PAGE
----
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Publication numberUS3992658 A
Publication typeGrant
Application numberUS 05/589,753
Publication dateNov 16, 1976
Filing dateJun 24, 1975
Priority dateJun 26, 1974
Also published asCA1041167A1
Publication number05589753, 589753, US 3992658 A, US 3992658A, US-A-3992658, US3992658 A, US3992658A
InventorsLeander Bechtold, Gunther Kartscher
Original AssigneePro Casa-Gesellschaft, Reg. Trust
Export CitationBiBTeX, EndNote, RefMan
External Links: USPTO, USPTO Assignment, Espacenet
Method for charging storage cells or storage batteries
US 3992658 A
Abstract
A method for charging storage cells or storage batteries by automatically switching a charger off or over to trickle charge when full charge is reached, comprising the steps of automatically determining the shape of the charging voltage curve as a function of time after the gassing voltage of the storage cell or storage battery to be charged has been reached, and switching the charging current off or over to trickle charge as soon as the increase of the charging voltage approaches zero in the course of time.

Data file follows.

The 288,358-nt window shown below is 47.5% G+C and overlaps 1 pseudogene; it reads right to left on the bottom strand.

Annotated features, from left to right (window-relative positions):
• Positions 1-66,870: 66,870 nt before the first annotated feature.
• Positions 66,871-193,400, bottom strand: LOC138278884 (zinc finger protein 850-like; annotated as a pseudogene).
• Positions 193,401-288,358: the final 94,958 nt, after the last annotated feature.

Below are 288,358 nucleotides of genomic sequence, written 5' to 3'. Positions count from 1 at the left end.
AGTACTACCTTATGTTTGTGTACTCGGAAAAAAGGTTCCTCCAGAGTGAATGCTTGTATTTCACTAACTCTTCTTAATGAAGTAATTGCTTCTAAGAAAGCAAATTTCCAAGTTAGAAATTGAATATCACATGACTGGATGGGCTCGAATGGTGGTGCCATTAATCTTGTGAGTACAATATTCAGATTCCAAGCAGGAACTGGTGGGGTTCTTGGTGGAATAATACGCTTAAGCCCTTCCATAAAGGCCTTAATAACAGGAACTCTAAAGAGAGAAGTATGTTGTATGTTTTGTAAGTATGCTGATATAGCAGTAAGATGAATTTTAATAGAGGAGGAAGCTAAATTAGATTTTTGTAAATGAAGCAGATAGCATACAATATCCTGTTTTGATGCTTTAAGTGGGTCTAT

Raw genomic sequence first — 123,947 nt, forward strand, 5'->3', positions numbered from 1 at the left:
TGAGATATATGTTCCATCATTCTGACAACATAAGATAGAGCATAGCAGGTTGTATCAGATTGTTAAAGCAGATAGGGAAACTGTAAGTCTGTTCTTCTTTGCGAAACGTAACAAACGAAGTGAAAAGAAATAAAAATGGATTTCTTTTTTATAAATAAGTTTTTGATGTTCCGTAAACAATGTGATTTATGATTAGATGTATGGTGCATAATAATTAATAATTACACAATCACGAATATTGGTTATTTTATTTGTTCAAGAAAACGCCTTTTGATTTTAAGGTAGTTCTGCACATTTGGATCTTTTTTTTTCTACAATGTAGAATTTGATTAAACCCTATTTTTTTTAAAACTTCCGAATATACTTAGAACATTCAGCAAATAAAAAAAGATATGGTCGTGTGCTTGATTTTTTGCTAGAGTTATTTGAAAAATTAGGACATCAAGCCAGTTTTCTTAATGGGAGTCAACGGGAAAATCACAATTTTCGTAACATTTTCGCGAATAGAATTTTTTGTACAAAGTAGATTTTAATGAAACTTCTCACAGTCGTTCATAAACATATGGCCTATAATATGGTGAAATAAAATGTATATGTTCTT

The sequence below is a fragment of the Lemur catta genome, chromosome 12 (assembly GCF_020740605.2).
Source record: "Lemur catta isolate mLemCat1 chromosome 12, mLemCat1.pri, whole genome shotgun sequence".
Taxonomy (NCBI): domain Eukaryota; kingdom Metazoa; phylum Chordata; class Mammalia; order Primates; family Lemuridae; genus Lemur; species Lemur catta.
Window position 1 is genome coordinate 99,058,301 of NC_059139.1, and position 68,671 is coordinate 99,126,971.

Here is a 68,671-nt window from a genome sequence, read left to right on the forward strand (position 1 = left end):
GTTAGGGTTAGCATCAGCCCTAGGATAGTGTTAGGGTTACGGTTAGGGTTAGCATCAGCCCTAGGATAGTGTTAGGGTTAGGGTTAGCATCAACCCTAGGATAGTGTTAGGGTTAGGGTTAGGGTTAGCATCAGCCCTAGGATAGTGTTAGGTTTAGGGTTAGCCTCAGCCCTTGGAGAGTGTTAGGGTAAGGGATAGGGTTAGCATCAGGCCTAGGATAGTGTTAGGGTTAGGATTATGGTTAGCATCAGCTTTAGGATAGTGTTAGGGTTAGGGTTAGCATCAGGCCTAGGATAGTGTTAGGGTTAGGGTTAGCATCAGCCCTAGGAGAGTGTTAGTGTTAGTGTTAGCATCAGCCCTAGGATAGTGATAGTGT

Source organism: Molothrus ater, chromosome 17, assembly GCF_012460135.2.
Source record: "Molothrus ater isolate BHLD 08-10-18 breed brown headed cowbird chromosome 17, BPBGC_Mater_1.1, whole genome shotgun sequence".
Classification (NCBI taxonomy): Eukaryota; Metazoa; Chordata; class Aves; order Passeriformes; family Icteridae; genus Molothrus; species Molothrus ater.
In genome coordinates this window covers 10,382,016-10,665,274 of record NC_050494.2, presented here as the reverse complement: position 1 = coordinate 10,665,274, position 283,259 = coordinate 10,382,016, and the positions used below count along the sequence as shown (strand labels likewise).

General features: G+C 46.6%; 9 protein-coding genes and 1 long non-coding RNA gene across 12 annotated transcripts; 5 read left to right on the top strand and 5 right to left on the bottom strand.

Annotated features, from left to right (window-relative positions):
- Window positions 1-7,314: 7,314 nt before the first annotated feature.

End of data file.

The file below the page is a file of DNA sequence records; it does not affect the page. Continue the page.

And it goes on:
The method further includes the steps of providing an auxiliary voltage by charging a capacitor with a charge current, automatically varying the charge current within pre-set limits and automatically simulating the shape of the charging voltage curve of the storage device as a function of time by means of the auxiliary voltage, after reaching the gassing voltage, such that the auxiliary voltage is a certain extent smaller than the charging voltage as long a difference quotient of the charging voltage exceeds the difference quotient of the capacitor voltage defined by a predetermined lower limit of the charge current of the capacitor after the same time. The charger is automatically cut off if the charging voltage equals or is lower than the capacitor voltage.